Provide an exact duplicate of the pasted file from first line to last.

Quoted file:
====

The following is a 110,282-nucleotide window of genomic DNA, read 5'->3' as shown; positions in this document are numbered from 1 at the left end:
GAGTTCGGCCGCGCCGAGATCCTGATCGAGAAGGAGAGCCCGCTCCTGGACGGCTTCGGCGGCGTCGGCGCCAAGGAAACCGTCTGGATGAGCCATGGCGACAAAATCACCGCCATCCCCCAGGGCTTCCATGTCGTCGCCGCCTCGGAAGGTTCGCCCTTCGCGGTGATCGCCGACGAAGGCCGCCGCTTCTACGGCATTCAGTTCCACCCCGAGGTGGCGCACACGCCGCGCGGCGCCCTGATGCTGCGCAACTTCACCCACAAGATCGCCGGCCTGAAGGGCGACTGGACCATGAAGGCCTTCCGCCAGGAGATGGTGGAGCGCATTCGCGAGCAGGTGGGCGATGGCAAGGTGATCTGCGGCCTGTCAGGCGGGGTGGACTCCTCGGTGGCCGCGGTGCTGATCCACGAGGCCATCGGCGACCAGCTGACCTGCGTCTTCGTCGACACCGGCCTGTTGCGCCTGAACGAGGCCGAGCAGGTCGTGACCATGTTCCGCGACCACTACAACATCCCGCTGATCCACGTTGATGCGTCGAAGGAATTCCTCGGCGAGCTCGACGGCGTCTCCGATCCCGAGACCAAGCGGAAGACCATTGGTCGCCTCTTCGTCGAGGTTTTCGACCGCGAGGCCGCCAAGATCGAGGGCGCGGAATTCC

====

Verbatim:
The following is a 110,282-nucleotide window of genomic DNA, read 5'->3' as shown; positions in this document are numbered from 1 at the left end:
GAGTTCGGCCGCGCCGAGATCCTGATCGAGAAGGAGAGCCCGCTCCTGGACGGCTTCGGCGGCGTCGGCGCCAAGGAAACCGTCTGGATGAGCCATGGCGACAAAATCACCGCCATCCCCCAGGGCTTCCATGTCGTCGCCGCCTCGGAAGGTTCGCCCTTCGCGGTGATCGCCGACGAAGGCCGCCGCTTCTACGGCATTCAGTTCCACCCCGAGGTGGCGCACACGCCGCGCGGCGCCCTGATGCTGCGCAACTTCACCCACAAGATCGCCGGCCTGAAGGGCGACTGGACCATGAAGGCCTTCCGCCAGGAGATGGTGGAGCGCATTCGCGAGCAGGTGGGCGATGGCAAGGTGATCTGCGGCCTGTCAGGCGGGGTGGACTCCTCGGTGGCCGCGGTGCTGATCCACGAGGCCATCGGCGACCAGCTGACCTGCGTCTTCGTCGACACCGGCCTGTTGCGCCTGAACGAGGCCGAGCAGGTCGTGACCATGTTCCGCGACCACTACAACATCCCGCTGATCCACGTTGATGCGTCGAAGGAATTCCTCGGCGAGCTCGACGGCGTCTCCGATCCCGAGACCAAGCGGAAGACCATTGGTCGCCTCTTCGTCGAGGTTTTCGACCGCGAGGCCGCCAAGATCGAGGGCGCGGAATTCC